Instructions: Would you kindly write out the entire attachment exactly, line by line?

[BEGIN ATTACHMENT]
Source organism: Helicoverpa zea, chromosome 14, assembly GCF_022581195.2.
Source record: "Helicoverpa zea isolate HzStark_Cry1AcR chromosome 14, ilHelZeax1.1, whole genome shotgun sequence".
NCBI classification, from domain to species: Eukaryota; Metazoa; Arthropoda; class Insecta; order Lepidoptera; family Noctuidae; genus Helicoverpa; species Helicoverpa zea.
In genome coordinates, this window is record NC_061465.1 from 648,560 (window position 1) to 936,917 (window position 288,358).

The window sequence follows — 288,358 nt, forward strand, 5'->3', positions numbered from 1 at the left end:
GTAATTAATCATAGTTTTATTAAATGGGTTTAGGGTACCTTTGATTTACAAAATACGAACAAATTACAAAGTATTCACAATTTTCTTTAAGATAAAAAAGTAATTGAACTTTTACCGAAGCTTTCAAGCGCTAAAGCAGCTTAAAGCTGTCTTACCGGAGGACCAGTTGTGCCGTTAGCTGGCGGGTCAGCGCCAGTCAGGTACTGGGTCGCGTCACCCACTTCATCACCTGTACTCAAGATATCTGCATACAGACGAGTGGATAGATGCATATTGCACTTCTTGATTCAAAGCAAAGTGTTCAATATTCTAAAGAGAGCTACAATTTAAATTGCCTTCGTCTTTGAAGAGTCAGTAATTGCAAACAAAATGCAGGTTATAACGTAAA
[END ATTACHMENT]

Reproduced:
Source organism: Helicoverpa zea, chromosome 14, assembly GCF_022581195.2.
Source record: "Helicoverpa zea isolate HzStark_Cry1AcR chromosome 14, ilHelZeax1.1, whole genome shotgun sequence".
NCBI classification, from domain to species: Eukaryota; Metazoa; Arthropoda; class Insecta; order Lepidoptera; family Noctuidae; genus Helicoverpa; species Helicoverpa zea.
In genome coordinates, this window is record NC_061465.1 from 648,560 (window position 1) to 936,917 (window position 288,358).

The window sequence follows — 288,358 nt, forward strand, 5'->3', positions numbered from 1 at the left end:
GTAATTAATCATAGTTTTATTAAATGGGTTTAGGGTACCTTTGATTTACAAAATACGAACAAATTACAAAGTATTCACAATTTTCTTTAAGATAAAAAAGTAATTGAACTTTTACCGAAGCTTTCAAGCGCTAAAGCAGCTTAAAGCTGTCTTACCGGAGGACCAGTTGTGCCGTTAGCTGGCGGGTCAGCGCCAGTCAGGTACTGGGTCGCGTCACCCACTTCATCACCTGTACTCAAGATATCTGCATACAGACGAGTGGATAGATGCATATTGCACTTCTTGATTCAAAGCAAAGTGTTCAATATTCTAAAGAGAGCTACAATTTAAATTGCCTTCGTCTTTGAAGAGTCAGTAATTGCAAACAAAATGCAGGTTATAACGTAAA